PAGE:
Re Rep. Paul Ryan, his proposal (co-sponsored with Coburn, Burr, and Nunes)meets five of our eight goals, but falls too far short on free-rider prevention, sustainable affordability, and prevention effectiveness to provide a complete solution. See my blog that rated it against several other approaches (including my own)at

  7. Dr. Bob Browne says:

    Steve, while the “quality” of the VA system is widely quoted, as someone who was trained, practiced, and taught in it for over 10 years I can attest that the positives of the system are overblown and the many blemishes in it are covered up. And I was in large university VA systems where the faculty and care was the best. Still, the system constantly got in the way of optimal care. My exposure to more “satellite” VAs not directly associated with university medical centers was even worse. I can state unequivocally that if one of my relatives was in a VA with anything worse than a bunion I would pay out of pocket to get them out! It is said that in the land of midgets a short man is king. While the alternative to VA care for many veterans is no care, we need to recognize the recent problems in the VA and military care system for what they are, a health care system burdened by the same bureaucratic morass as the rest of government. Bob

    Steve responds:
    I don’t know, Bob. Bunion surgery can be pretty serious. Many thanks for the closer perspective. My experience in serving my country was limited to fighting forest fires in Idaho for the U.S. Forest Service.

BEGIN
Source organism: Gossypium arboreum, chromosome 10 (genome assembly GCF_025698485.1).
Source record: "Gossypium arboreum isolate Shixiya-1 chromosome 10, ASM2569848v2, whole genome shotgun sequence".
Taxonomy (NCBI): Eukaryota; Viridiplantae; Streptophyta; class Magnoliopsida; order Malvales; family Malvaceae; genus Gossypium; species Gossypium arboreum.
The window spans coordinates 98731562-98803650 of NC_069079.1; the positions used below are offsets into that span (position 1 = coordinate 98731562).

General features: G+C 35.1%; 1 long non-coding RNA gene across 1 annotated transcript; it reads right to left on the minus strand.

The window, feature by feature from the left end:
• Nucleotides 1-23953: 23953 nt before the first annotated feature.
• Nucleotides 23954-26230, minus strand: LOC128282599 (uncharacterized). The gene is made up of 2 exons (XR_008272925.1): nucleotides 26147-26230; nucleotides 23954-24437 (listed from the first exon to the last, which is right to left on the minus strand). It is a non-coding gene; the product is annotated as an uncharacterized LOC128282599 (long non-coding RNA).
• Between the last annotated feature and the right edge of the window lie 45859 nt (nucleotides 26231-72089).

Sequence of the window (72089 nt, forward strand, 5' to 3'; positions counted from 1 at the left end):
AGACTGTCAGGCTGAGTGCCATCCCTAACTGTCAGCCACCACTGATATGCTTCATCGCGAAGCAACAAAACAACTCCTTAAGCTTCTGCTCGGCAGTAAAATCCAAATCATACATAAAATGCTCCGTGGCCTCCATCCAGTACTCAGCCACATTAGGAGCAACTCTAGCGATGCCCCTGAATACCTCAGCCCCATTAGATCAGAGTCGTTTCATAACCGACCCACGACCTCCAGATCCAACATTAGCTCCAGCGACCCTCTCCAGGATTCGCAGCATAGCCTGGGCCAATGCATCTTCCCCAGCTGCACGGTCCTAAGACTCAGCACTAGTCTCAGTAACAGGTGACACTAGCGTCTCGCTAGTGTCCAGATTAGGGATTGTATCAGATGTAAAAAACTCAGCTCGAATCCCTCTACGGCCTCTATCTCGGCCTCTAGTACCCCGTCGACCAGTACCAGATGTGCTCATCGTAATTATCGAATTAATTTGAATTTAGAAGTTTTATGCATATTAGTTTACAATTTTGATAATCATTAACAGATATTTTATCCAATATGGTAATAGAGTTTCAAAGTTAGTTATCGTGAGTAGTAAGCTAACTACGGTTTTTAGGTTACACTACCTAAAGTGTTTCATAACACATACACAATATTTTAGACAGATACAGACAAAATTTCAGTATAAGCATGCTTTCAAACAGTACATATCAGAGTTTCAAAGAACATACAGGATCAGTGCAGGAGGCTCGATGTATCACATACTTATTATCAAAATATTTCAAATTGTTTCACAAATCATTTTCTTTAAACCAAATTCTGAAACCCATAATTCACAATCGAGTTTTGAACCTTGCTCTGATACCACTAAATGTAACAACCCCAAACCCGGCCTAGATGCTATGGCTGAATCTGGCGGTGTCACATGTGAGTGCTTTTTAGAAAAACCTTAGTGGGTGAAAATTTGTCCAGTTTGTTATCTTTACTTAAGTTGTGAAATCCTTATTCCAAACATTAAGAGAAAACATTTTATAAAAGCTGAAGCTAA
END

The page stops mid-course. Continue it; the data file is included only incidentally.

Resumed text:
8. Scott Brassfield, MD says:


    While agreeing with the need to harness market forces and to incentivize individuals to maintain their own health, I fear your plan goes far enough towards increasing health insurance coverage.

    One of your goals is:

    1. Access to affordable health insurance for all Americans.

    Since you oppose mandates, “affordable” will be interpreted by each individual and interpreted differently depending on individual circumstances. The young, healthy, and financially struggling will be likely to declare health insurance unaffordable. Older Americans struggling to pay bills may opt out if their health is currently good and they are feeling lucky. Universal coverage won’t be achieved and the insureds will tend to be relatively ill and, therefore, expensive. Decades of insurance rates rising faster than incomes have encouraged individuals who are healthy to opt out of insurance coverage leaving the insured pool increasingly ill; this high risk insured pool has lead to recent premium increases of 20% or more exacerbating the flight of the currently healthy from health insurance.